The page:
This time last year, products designed for Apple's smart home platform made their debut at CES. It was a small but pleasant showing: a series of power outlets, light bulb adapters, and door locks. Nothing fancy, but enough to show that the system was here and happening.
I expected the same thing to be happening this year for Google, which announced a new smart home platform — going under the names Brillo and Weave — last spring. But if you look around, there's hardly a mention of it anywhere.
Weave was quietly inside a lot of products
It’s true that Google's smart home system is present in some subtle ways. At CES, Brillo and Weave are being presented inside a security camera, a speaker, an oven, a printer, a scanner, a series of light bulbs and some door locks, coming from companies including HP, Philips, and Asus. LG is the biggest Weave partner, putting it inside an air conditioner, a washer and dryer, a refrigerator, a security camera, and wireless speakers.
But neither Google nor its partners are making a big deal about its smart home system's debut, even though this is the very first time any Brillo or Weave products have been shown. The most attention it got was during LG's press conference, when a Google VP came out to discuss Brillo and Weave for three minutes — the presentation didn't even highlight LG's specific uses of the new platform.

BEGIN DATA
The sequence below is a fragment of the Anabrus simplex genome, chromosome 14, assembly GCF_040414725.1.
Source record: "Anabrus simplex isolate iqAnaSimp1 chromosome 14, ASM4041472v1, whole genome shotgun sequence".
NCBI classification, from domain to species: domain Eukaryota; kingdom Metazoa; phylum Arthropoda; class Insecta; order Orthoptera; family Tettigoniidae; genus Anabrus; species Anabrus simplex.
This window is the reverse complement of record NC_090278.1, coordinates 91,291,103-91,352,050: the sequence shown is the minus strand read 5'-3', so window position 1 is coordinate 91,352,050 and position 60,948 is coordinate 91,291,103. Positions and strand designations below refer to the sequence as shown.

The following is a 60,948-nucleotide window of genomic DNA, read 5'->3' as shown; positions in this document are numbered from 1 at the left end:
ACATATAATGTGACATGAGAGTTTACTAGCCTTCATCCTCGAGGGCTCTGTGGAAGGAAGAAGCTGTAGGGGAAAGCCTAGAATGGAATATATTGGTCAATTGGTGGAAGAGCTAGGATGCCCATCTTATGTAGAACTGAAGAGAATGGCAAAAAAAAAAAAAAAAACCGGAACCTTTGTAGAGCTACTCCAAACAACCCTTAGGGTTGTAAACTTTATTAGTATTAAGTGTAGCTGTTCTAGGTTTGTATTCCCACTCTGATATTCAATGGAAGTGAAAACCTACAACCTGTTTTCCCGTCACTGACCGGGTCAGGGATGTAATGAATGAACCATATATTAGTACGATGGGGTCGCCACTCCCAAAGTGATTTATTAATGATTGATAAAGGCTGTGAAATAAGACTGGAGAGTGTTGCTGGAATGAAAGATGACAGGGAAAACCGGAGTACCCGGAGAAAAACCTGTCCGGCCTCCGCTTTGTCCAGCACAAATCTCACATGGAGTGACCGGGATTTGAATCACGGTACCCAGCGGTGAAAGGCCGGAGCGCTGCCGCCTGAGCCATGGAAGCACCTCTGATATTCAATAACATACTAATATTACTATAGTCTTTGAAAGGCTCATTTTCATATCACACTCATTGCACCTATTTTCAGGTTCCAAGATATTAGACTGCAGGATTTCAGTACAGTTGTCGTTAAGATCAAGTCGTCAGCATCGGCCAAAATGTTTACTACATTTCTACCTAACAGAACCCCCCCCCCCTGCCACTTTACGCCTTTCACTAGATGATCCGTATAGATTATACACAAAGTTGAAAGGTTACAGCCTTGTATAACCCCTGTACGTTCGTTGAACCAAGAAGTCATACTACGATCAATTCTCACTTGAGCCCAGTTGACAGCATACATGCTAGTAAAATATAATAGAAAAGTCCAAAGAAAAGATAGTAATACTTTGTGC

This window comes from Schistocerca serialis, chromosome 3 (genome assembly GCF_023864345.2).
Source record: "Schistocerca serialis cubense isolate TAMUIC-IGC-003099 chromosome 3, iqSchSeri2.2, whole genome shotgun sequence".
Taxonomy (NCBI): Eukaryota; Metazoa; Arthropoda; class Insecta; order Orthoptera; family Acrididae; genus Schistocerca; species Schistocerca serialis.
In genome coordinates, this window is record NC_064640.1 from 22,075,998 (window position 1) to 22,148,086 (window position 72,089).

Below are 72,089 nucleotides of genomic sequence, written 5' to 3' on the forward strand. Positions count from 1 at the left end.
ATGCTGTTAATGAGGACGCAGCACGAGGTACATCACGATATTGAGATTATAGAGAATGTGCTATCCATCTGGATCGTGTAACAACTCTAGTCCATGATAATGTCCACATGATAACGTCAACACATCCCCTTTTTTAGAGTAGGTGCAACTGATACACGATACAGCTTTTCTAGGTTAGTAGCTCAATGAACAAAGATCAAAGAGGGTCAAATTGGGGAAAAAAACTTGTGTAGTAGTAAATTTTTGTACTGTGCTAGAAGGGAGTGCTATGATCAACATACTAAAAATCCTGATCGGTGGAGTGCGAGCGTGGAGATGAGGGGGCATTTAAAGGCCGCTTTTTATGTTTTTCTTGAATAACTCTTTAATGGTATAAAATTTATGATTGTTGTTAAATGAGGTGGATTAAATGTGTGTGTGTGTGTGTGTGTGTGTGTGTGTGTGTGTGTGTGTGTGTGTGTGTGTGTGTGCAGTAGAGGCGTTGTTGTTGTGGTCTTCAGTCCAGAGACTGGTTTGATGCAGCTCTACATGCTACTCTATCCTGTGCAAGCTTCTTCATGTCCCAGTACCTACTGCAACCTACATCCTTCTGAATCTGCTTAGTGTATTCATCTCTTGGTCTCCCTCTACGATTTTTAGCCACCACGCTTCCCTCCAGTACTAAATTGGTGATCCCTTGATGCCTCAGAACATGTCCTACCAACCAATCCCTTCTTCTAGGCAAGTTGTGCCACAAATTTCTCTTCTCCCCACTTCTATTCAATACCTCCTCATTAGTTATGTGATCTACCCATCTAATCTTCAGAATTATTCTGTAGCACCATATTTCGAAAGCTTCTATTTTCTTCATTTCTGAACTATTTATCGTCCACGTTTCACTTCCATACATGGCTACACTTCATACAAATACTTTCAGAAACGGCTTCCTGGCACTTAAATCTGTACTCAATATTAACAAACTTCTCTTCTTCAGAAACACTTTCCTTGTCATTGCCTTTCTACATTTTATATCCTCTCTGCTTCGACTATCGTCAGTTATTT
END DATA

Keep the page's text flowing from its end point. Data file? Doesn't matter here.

There's another reason that Google's presence is being passed over: Brillo and Weave may be inside these products, but we still haven't seen the platform in action. This time last year, there were plenty of demos showing how an iPhone could be used to turn a lightbulb on and off. That's not much, but it let you understand what HomeKit was and how it worked. For now, it's hard to even pull together an understanding of how Brillo and Weave work unless you're making a product for it.
There's already an impressive breadth of products
Here are the basics: Brillo is software that runs smart home devices, and Weave is the language they use to speak to each other. Importantly, a device doesn't have to be running Brillo to speak Weave, making Weave arguably the more important and open of the two pieces. Weave also allows products to communicate with smartphone apps, both on iOS and Android.
It's no small feat that Google got LG to join an open system that'll let its appliances work alongside everyone else's. That Weave is already inside such a wide range of products is impressive, too — Apple isn't yet trying to work with core appliances like ovens, fridges, and air conditioners.
It’s not that Google tried and failed to launch Weave at CES, it just didn't really try. Weave is here, but hiding in the background. That means — even for all the manufacturers it has on board — Google still has a lot to prove. Does Weave actually work? Maybe that's a question for next year.